Packed house at LHC meeting to discuss harmful algal bloom



Nearly 300 people packed the Hopatcong High School cafeteria on Monday, July 8, to hear the Lake Hopatcong Commission, the N.J. Department of Environmental Protection commissioner and officials, and Dr. Fred Lubnow of Princeton Hydro LLC provide an update and answer questions about the harmful algal bloom (HAB) that has caused a swimming and watersports advisory to be in place on the lake since June 27.

The DEP explained the advisory was not yet lifted, but provided some detail on how the monitoring has proceeded thus far, explaining what data and observations go into their decision to maintain or lift the advisory. A presentation from officials and Lubnow helped explain the risks associated with the HAB, many of which are explained on the DEP’s HAB website. The DEP also explained that they would continue to test the water every Tuesday and Thursday, and conduct aerial checks of the lake weekly, with results being posted the following day. They are also introducing buoys that provide continuous information to the state to help inform decisions. The cell counts of cyanobacteria continue to be above the levels accepted by the DEP, but toxin levels remain below the DEP thresholds.

Dozens of local residents and business owners spoke and asked questions of the DEP and the Lake Hopatcong Commission during the almost three-hour meeting, including whether the silt discharge from the quarry could be related to the bloom (the DEP vowed to investigate), whether it’s illegal to do water sports at this time (it is not), whether well water is affected by the bloom (it is not), if bubblers and ice eaters could help (possibly, but it depends on the specifics of your property), and who to contact if you contract health symptoms that might be related to swimming (after visiting a doctor, contact your local health department and then the state Department of Health). There was also extensive discussion on some of the small and large things that can be done to help prevent future algal blooms, related to stormwater, nutrients, and other potential causes.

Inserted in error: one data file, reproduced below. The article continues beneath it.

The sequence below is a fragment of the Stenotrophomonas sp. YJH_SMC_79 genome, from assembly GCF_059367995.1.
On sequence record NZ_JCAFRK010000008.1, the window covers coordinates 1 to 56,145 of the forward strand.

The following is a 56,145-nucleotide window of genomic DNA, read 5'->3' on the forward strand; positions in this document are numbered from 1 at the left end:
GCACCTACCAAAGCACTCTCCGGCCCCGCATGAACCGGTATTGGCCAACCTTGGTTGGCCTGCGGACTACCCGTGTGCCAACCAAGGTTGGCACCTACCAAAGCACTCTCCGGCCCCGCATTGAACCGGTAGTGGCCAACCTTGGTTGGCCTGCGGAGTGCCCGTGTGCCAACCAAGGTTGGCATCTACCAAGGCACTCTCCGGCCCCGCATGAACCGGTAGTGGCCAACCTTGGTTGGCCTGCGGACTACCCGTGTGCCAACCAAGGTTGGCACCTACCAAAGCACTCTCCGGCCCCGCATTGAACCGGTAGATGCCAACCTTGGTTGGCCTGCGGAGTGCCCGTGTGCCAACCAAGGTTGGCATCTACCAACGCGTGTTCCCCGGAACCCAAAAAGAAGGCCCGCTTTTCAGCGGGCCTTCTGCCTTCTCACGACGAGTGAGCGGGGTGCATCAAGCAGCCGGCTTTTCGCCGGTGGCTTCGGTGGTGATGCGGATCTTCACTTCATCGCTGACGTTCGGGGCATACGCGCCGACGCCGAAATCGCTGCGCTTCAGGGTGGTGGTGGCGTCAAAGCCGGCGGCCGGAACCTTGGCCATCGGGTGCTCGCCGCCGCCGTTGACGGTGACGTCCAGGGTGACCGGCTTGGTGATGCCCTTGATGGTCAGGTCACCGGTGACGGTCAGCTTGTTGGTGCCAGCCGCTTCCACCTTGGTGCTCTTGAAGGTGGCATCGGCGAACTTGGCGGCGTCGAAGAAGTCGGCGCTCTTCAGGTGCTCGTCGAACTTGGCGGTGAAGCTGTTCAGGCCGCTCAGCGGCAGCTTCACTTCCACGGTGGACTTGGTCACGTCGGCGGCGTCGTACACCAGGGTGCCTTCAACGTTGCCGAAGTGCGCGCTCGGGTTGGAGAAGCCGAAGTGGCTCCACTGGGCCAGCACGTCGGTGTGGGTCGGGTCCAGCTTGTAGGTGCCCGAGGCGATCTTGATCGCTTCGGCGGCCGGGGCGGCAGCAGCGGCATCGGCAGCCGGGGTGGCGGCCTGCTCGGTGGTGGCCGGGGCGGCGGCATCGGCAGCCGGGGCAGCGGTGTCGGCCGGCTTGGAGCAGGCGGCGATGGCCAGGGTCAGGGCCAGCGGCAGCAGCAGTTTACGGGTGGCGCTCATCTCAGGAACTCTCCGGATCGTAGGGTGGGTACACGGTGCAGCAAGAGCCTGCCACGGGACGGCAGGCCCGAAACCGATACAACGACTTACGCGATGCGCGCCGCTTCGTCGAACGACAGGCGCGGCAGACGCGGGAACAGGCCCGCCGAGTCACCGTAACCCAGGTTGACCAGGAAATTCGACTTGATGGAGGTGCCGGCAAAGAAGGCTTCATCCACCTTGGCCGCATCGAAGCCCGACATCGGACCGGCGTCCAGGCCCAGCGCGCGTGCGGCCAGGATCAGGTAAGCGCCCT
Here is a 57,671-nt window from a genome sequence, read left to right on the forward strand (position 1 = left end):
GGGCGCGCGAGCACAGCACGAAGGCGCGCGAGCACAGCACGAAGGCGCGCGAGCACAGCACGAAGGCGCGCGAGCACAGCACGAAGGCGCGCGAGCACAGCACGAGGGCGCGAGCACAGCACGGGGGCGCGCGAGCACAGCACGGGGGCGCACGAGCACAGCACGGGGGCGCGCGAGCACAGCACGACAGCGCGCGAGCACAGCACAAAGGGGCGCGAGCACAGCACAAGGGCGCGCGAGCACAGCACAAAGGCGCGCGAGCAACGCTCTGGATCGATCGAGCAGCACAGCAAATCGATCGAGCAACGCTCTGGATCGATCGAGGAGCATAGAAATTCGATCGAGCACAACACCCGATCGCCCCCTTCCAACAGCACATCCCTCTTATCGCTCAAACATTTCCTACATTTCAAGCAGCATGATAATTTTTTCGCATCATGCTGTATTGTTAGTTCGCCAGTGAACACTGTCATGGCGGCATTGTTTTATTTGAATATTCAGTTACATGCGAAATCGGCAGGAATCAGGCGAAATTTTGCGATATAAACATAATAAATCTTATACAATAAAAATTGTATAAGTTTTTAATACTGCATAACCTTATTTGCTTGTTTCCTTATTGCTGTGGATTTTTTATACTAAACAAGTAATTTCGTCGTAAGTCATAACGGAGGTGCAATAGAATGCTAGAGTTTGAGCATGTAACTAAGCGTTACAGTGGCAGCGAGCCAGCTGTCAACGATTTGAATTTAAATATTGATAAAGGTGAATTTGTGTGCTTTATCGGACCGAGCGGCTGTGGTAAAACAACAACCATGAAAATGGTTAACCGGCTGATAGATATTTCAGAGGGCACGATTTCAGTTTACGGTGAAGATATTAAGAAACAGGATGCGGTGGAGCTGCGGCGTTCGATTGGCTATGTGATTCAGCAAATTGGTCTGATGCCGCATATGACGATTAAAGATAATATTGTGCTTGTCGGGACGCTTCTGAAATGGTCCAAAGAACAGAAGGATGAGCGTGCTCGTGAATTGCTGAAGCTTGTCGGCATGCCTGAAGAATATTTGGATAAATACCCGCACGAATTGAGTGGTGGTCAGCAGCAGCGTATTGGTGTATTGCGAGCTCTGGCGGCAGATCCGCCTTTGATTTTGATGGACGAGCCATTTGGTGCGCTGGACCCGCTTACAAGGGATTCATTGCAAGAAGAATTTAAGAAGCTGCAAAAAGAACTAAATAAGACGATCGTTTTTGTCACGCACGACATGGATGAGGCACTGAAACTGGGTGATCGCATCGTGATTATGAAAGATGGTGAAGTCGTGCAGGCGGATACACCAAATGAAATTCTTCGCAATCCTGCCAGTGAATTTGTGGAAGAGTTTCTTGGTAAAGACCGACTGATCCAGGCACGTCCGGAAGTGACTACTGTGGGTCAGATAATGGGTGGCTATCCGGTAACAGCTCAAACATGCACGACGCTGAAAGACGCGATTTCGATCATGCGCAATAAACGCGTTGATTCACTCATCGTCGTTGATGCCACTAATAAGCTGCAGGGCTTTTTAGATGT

The DEP officials said that they are working around the clock to collect and analyze data.  They will lift the advisory as soon as they have the data to justify doing so. They did not give a timeline, but said that when such a time arises, they will spread the word as quickly as possible. In the meantime, several speakers encouraged them to better frame the message to the wider world that Lake Hopatcong is still open for some activity.

The Lake Hopatcong Foundation will continue to update the public as we receive new information.

Categories: Lake Hopatcong Commission, News